Only one study has explored the effects of a diet-plus-spirituality education intervention in a nonwhite population of survivors of breast cancer. The investigators hypothesized that the addition of a spiritual component would provide further support to dietary change. Participants were obese (BMI 30–45) African American women aged 18 to 70 years who had been diagnosed with breast cancer in the 10 years before recruitment. Individualized dietary counseling was provided by a registered dietician for 18 months. Counseling sessions were provided in person at baseline, 6 months, and 12 months, with interim telephone counseling. Participants also received coupons for free attendance at Weight Watchers meetings between visits to the registered dietician.
Participant dietary and exercise goals included the following:
Spiritual counseling focused on issues relevant to weight loss and was conducted by telephone weekly for 3 months, biweekly for 3 months, and then monthly. Objective assessments were collected at baseline, 6 months, 12 months, and 18 months. Thirty-one subjects were recruited to the study; however, five subjects did not meet the 6-month benchmark. At month 6, 24 subjects were randomly assigned to receive dietician-led counseling with or without spiritual counseling. Of the 24 women, 11 subjects in each arm completed the study.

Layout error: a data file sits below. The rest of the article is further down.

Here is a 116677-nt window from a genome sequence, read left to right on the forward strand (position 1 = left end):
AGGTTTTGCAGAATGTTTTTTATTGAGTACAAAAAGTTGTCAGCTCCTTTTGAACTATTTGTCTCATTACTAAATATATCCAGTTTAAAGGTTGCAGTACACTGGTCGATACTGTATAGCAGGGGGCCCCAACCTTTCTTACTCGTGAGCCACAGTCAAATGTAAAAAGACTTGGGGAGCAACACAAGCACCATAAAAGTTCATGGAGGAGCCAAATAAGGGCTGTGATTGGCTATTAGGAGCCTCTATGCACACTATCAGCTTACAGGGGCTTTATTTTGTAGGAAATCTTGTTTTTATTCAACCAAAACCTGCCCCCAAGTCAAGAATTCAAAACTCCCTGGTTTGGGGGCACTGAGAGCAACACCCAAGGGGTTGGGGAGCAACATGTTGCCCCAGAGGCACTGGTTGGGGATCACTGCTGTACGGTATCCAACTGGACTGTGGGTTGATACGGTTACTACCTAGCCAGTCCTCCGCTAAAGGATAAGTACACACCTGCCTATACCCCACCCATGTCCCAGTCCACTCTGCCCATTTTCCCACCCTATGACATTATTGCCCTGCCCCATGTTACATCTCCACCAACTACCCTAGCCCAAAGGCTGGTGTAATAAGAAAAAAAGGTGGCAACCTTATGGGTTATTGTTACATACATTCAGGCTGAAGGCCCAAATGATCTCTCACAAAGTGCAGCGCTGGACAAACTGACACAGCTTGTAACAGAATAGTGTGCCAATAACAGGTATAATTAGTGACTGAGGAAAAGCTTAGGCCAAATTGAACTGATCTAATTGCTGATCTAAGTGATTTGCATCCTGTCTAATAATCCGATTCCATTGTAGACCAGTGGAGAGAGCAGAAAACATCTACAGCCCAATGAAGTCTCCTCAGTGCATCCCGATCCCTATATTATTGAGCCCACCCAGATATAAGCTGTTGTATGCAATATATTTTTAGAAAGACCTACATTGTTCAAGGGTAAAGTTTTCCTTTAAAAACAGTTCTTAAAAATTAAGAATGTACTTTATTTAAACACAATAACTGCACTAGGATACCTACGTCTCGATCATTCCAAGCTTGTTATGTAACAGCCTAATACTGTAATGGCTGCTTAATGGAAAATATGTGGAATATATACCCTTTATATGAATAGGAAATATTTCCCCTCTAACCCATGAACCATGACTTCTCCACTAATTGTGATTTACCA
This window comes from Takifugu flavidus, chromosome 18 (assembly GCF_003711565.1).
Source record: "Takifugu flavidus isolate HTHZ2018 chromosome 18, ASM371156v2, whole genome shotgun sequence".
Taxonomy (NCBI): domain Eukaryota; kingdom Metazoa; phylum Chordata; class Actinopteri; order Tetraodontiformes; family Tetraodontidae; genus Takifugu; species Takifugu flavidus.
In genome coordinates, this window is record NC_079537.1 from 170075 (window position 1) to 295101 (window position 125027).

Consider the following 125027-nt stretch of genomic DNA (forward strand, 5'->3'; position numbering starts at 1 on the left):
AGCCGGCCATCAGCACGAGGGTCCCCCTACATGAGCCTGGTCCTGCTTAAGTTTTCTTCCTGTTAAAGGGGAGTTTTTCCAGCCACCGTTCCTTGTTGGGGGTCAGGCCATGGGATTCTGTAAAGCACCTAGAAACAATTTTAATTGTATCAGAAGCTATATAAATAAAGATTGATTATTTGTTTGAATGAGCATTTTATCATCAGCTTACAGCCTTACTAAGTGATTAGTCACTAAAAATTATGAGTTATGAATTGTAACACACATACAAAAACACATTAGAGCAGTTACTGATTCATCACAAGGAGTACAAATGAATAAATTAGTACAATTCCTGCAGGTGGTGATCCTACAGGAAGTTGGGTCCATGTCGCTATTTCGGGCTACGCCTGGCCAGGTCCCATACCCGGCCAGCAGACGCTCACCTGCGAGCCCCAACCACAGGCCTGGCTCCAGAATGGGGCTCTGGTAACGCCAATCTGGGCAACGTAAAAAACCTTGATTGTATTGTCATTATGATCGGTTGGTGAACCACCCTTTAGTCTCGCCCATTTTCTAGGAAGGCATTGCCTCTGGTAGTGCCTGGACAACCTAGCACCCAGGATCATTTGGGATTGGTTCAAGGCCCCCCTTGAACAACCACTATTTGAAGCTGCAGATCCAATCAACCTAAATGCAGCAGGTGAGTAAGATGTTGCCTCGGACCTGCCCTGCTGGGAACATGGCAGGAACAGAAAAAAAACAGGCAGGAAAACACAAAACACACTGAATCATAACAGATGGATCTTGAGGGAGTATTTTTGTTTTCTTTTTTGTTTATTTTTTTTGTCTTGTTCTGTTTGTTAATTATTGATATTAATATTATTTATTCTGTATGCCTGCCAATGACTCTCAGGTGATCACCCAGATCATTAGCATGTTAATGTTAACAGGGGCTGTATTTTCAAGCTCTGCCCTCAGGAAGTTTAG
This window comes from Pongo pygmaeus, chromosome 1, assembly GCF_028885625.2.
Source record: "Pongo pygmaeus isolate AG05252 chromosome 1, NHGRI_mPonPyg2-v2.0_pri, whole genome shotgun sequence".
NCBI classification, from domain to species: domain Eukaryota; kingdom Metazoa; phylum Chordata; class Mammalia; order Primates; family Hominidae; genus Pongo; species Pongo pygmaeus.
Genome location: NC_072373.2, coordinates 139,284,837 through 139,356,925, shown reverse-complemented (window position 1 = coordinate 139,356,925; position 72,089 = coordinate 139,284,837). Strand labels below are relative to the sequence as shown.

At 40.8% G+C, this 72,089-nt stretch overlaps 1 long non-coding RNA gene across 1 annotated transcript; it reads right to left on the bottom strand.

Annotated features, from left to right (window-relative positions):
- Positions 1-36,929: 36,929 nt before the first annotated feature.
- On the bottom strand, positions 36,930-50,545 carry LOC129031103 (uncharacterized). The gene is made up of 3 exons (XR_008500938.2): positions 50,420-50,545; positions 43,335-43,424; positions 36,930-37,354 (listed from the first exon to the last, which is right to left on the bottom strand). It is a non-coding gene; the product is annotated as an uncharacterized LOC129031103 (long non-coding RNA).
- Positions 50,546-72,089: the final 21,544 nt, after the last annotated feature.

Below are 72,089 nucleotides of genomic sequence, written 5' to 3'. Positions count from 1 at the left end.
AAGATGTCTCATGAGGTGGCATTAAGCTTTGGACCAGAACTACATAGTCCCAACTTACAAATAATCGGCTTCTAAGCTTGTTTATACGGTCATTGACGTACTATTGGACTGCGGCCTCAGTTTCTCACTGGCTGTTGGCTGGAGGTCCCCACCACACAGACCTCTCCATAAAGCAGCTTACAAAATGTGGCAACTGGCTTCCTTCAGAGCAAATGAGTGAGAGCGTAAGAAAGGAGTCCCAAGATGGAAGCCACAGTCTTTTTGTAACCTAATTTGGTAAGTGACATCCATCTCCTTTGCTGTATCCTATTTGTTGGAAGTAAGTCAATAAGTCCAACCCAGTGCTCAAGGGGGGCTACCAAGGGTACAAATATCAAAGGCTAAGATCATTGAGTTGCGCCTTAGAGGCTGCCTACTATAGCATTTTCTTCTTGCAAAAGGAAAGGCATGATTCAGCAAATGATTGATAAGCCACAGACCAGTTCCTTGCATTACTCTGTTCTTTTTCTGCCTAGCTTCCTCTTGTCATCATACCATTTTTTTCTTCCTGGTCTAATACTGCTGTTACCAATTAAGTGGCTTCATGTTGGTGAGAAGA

No significant differences in weight loss were observed between the two groups. The spirituality group reported a larger increase in fruit consumption (2.5 servings per day) than did the dietician-only group (1.1 servings per day) and improved quality of life.